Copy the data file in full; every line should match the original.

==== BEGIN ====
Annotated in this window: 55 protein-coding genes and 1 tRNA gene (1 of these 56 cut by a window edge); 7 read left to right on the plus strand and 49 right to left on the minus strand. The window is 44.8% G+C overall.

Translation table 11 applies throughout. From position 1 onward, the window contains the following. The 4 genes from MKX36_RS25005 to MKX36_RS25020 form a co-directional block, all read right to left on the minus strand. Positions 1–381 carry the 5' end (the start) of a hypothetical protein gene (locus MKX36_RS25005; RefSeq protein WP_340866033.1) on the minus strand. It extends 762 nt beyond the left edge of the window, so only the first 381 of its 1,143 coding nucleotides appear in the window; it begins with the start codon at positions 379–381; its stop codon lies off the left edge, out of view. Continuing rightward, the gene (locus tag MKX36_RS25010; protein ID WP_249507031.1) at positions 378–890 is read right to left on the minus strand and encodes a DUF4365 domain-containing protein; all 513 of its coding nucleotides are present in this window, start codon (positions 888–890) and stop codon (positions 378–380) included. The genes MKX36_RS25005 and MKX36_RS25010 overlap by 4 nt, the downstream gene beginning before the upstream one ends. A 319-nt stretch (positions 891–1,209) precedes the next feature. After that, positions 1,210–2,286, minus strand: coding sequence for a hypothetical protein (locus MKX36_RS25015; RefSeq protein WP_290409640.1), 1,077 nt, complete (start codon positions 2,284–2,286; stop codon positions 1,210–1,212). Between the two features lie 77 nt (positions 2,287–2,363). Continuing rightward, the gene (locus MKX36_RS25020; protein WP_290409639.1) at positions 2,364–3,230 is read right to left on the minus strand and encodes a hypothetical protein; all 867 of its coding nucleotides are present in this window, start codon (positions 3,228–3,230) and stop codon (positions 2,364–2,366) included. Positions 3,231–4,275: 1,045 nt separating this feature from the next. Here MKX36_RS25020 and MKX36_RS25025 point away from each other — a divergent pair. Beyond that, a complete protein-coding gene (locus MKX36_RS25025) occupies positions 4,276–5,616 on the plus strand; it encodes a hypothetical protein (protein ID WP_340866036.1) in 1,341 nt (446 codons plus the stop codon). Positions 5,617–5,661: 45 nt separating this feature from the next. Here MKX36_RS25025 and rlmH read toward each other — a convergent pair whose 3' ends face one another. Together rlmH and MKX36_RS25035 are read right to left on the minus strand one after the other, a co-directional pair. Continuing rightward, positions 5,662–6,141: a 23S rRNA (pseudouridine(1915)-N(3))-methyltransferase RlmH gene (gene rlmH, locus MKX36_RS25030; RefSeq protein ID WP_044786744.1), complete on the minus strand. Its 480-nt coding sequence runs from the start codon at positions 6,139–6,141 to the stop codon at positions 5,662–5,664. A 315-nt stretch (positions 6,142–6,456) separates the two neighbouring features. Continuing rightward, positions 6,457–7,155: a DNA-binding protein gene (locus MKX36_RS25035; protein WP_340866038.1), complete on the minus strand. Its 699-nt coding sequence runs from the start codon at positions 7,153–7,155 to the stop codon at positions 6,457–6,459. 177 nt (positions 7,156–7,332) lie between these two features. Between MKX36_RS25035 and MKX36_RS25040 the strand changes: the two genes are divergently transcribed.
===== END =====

Annotated in this window: 55 protein-coding genes and 1 tRNA gene (1 of these 56 cut by a window edge); 7 read left to right on the plus strand and 49 right to left on the minus strand. The window is 44.8% G+C overall.

Translation table 11 applies throughout. From position 1 onward, the window contains the following. The 4 genes from MKX36_RS25005 to MKX36_RS25020 form a co-directional block, all read right to left on the minus strand. Positions 1–381 carry the 5' end (the start) of a hypothetical protein gene (locus MKX36_RS25005; RefSeq protein WP_340866033.1) on the minus strand. It extends 762 nt beyond the left edge of the window, so only the first 381 of its 1,143 coding nucleotides appear in the window; it begins with the start codon at positions 379–381; its stop codon lies off the left edge, out of view. Continuing rightward, the gene (locus tag MKX36_RS25010; protein ID WP_249507031.1) at positions 378–890 is read right to left on the minus strand and encodes a DUF4365 domain-containing protein; all 513 of its coding nucleotides are present in this window, start codon (positions 888–890) and stop codon (positions 378–380) included. The genes MKX36_RS25005 and MKX36_RS25010 overlap by 4 nt, the downstream gene beginning before the upstream one ends. A 319-nt stretch (positions 891–1,209) precedes the next feature. After that, positions 1,210–2,286, minus strand: coding sequence for a hypothetical protein (locus MKX36_RS25015; RefSeq protein WP_290409640.1), 1,077 nt, complete (start codon positions 2,284–2,286; stop codon positions 1,210–1,212). Between the two features lie 77 nt (positions 2,287–2,363). Continuing rightward, the gene (locus MKX36_RS25020; protein WP_290409639.1) at positions 2,364–3,230 is read right to left on the minus strand and encodes a hypothetical protein; all 867 of its coding nucleotides are present in this window, start codon (positions 3,228–3,230) and stop codon (positions 2,364–2,366) included. Positions 3,231–4,275: 1,045 nt separating this feature from the next. Here MKX36_RS25020 and MKX36_RS25025 point away from each other — a divergent pair. Beyond that, a complete protein-coding gene (locus MKX36_RS25025) occupies positions 4,276–5,616 on the plus strand; it encodes a hypothetical protein (protein ID WP_340866036.1) in 1,341 nt (446 codons plus the stop codon). Positions 5,617–5,661: 45 nt separating this feature from the next. Here MKX36_RS25025 and rlmH read toward each other — a convergent pair whose 3' ends face one another. Together rlmH and MKX36_RS25035 are read right to left on the minus strand one after the other, a co-directional pair. Continuing rightward, positions 5,662–6,141: a 23S rRNA (pseudouridine(1915)-N(3))-methyltransferase RlmH gene (gene rlmH, locus MKX36_RS25030; RefSeq protein ID WP_044786744.1), complete on the minus strand. Its 480-nt coding sequence runs from the start codon at positions 6,139–6,141 to the stop codon at positions 5,662–5,664. A 315-nt stretch (positions 6,142–6,456) separates the two neighbouring features. Continuing rightward, positions 6,457–7,155: a DNA-binding protein gene (locus MKX36_RS25035; protein WP_340866038.1), complete on the minus strand. Its 699-nt coding sequence runs from the start codon at positions 7,153–7,155 to the stop codon at positions 6,457–6,459. 177 nt (positions 7,156–7,332) lie between these two features. Between MKX36_RS25035 and MKX36_RS25040 the strand changes: the two genes are divergently transcribed.